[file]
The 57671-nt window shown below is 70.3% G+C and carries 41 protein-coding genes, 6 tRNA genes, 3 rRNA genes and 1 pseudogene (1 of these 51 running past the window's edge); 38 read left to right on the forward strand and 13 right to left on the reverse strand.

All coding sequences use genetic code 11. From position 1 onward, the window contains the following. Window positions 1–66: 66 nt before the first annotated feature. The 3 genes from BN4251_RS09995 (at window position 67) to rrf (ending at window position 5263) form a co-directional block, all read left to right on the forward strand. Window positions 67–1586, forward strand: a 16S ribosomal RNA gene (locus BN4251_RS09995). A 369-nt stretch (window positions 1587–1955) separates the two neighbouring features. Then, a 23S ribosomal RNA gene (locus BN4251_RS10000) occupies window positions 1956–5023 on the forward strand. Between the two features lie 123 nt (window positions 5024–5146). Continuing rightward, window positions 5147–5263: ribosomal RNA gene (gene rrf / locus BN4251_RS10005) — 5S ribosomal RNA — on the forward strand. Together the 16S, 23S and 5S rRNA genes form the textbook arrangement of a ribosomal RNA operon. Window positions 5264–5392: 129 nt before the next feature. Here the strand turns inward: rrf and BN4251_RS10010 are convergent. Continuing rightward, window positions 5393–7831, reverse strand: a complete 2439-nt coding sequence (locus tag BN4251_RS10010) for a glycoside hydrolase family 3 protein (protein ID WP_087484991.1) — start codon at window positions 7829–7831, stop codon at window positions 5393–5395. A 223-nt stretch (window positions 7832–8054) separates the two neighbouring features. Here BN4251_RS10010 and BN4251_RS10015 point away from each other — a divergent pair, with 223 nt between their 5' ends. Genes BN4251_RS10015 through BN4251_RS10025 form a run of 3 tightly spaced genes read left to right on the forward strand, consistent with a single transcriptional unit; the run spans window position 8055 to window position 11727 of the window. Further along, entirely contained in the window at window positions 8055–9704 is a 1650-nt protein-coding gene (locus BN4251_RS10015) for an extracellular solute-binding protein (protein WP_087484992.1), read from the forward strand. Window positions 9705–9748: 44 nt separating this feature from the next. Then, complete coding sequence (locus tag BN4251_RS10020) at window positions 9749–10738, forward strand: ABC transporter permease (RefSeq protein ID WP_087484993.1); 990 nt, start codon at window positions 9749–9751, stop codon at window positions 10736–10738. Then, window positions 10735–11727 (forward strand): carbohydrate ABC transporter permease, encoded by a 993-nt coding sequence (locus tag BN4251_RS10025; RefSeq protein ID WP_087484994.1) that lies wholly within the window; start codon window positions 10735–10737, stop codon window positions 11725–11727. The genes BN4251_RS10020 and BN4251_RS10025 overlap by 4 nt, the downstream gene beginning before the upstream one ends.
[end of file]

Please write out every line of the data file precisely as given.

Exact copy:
The 57671-nt window shown below is 70.3% G+C and carries 41 protein-coding genes, 6 tRNA genes, 3 rRNA genes and 1 pseudogene (1 of these 51 running past the window's edge); 38 read left to right on the forward strand and 13 right to left on the reverse strand.

All coding sequences use genetic code 11. From position 1 onward, the window contains the following. Window positions 1–66: 66 nt before the first annotated feature. The 3 genes from BN4251_RS09995 (at window position 67) to rrf (ending at window position 5263) form a co-directional block, all read left to right on the forward strand. Window positions 67–1586, forward strand: a 16S ribosomal RNA gene (locus BN4251_RS09995). A 369-nt stretch (window positions 1587–1955) separates the two neighbouring features. Then, a 23S ribosomal RNA gene (locus BN4251_RS10000) occupies window positions 1956–5023 on the forward strand. Between the two features lie 123 nt (window positions 5024–5146). Continuing rightward, window positions 5147–5263: ribosomal RNA gene (gene rrf / locus BN4251_RS10005) — 5S ribosomal RNA — on the forward strand. Together the 16S, 23S and 5S rRNA genes form the textbook arrangement of a ribosomal RNA operon. Window positions 5264–5392: 129 nt before the next feature. Here the strand turns inward: rrf and BN4251_RS10010 are convergent. Continuing rightward, window positions 5393–7831, reverse strand: a complete 2439-nt coding sequence (locus tag BN4251_RS10010) for a glycoside hydrolase family 3 protein (protein ID WP_087484991.1) — start codon at window positions 7829–7831, stop codon at window positions 5393–5395. A 223-nt stretch (window positions 7832–8054) separates the two neighbouring features. Here BN4251_RS10010 and BN4251_RS10015 point away from each other — a divergent pair, with 223 nt between their 5' ends. Genes BN4251_RS10015 through BN4251_RS10025 form a run of 3 tightly spaced genes read left to right on the forward strand, consistent with a single transcriptional unit; the run spans window position 8055 to window position 11727 of the window. Further along, entirely contained in the window at window positions 8055–9704 is a 1650-nt protein-coding gene (locus BN4251_RS10015) for an extracellular solute-binding protein (protein WP_087484992.1), read from the forward strand. Window positions 9705–9748: 44 nt separating this feature from the next. Then, complete coding sequence (locus tag BN4251_RS10020) at window positions 9749–10738, forward strand: ABC transporter permease (RefSeq protein ID WP_087484993.1); 990 nt, start codon at window positions 9749–9751, stop codon at window positions 10736–10738. Then, window positions 10735–11727 (forward strand): carbohydrate ABC transporter permease, encoded by a 993-nt coding sequence (locus tag BN4251_RS10025; RefSeq protein ID WP_087484994.1) that lies wholly within the window; start codon window positions 10735–10737, stop codon window positions 11725–11727. The genes BN4251_RS10020 and BN4251_RS10025 overlap by 4 nt, the downstream gene beginning before the upstream one ends.